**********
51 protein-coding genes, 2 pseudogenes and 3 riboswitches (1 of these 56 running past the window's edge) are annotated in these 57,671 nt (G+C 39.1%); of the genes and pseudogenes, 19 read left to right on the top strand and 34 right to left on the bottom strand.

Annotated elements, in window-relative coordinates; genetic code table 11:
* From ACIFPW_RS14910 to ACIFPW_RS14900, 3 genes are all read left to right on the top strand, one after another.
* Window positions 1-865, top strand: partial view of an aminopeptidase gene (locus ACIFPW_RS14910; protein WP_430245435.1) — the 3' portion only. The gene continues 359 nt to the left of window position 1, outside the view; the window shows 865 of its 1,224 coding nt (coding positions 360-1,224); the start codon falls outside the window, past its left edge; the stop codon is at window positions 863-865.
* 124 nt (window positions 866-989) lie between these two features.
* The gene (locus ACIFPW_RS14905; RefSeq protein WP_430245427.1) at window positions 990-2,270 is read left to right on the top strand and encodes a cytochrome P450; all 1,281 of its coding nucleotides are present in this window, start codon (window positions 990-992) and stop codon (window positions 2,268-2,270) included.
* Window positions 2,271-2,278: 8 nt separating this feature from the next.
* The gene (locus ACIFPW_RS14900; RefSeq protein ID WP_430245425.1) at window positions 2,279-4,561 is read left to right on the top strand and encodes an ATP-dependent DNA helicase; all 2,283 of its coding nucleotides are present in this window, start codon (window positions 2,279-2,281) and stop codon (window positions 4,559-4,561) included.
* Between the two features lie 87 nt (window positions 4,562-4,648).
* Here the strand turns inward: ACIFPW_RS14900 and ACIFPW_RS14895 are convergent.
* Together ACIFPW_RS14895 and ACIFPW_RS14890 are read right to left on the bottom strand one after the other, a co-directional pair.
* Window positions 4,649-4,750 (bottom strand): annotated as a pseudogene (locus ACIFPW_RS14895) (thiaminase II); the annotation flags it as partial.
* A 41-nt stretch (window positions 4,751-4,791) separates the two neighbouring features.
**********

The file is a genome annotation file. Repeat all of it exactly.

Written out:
51 protein-coding genes, 2 pseudogenes and 3 riboswitches (1 of these 56 running past the window's edge) are annotated in these 57,671 nt (G+C 39.1%); of the genes and pseudogenes, 19 read left to right on the top strand and 34 right to left on the bottom strand.

Annotated elements, in window-relative coordinates; genetic code table 11:
* From ACIFPW_RS14910 to ACIFPW_RS14900, 3 genes are all read left to right on the top strand, one after another.
* Window positions 1-865, top strand: partial view of an aminopeptidase gene (locus ACIFPW_RS14910; protein WP_430245435.1) — the 3' portion only. The gene continues 359 nt to the left of window position 1, outside the view; the window shows 865 of its 1,224 coding nt (coding positions 360-1,224); the start codon falls outside the window, past its left edge; the stop codon is at window positions 863-865.
* 124 nt (window positions 866-989) lie between these two features.
* The gene (locus ACIFPW_RS14905; RefSeq protein WP_430245427.1) at window positions 990-2,270 is read left to right on the top strand and encodes a cytochrome P450; all 1,281 of its coding nucleotides are present in this window, start codon (window positions 990-992) and stop codon (window positions 2,268-2,270) included.
* Window positions 2,271-2,278: 8 nt separating this feature from the next.
* The gene (locus ACIFPW_RS14900; RefSeq protein ID WP_430245425.1) at window positions 2,279-4,561 is read left to right on the top strand and encodes an ATP-dependent DNA helicase; all 2,283 of its coding nucleotides are present in this window, start codon (window positions 2,279-2,281) and stop codon (window positions 4,559-4,561) included.
* Between the two features lie 87 nt (window positions 4,562-4,648).
* Here the strand turns inward: ACIFPW_RS14900 and ACIFPW_RS14895 are convergent.
* Together ACIFPW_RS14895 and ACIFPW_RS14890 are read right to left on the bottom strand one after the other, a co-directional pair.
* Window positions 4,649-4,750 (bottom strand): annotated as a pseudogene (locus ACIFPW_RS14895) (thiaminase II); the annotation flags it as partial.
* A 41-nt stretch (window positions 4,751-4,791) separates the two neighbouring features.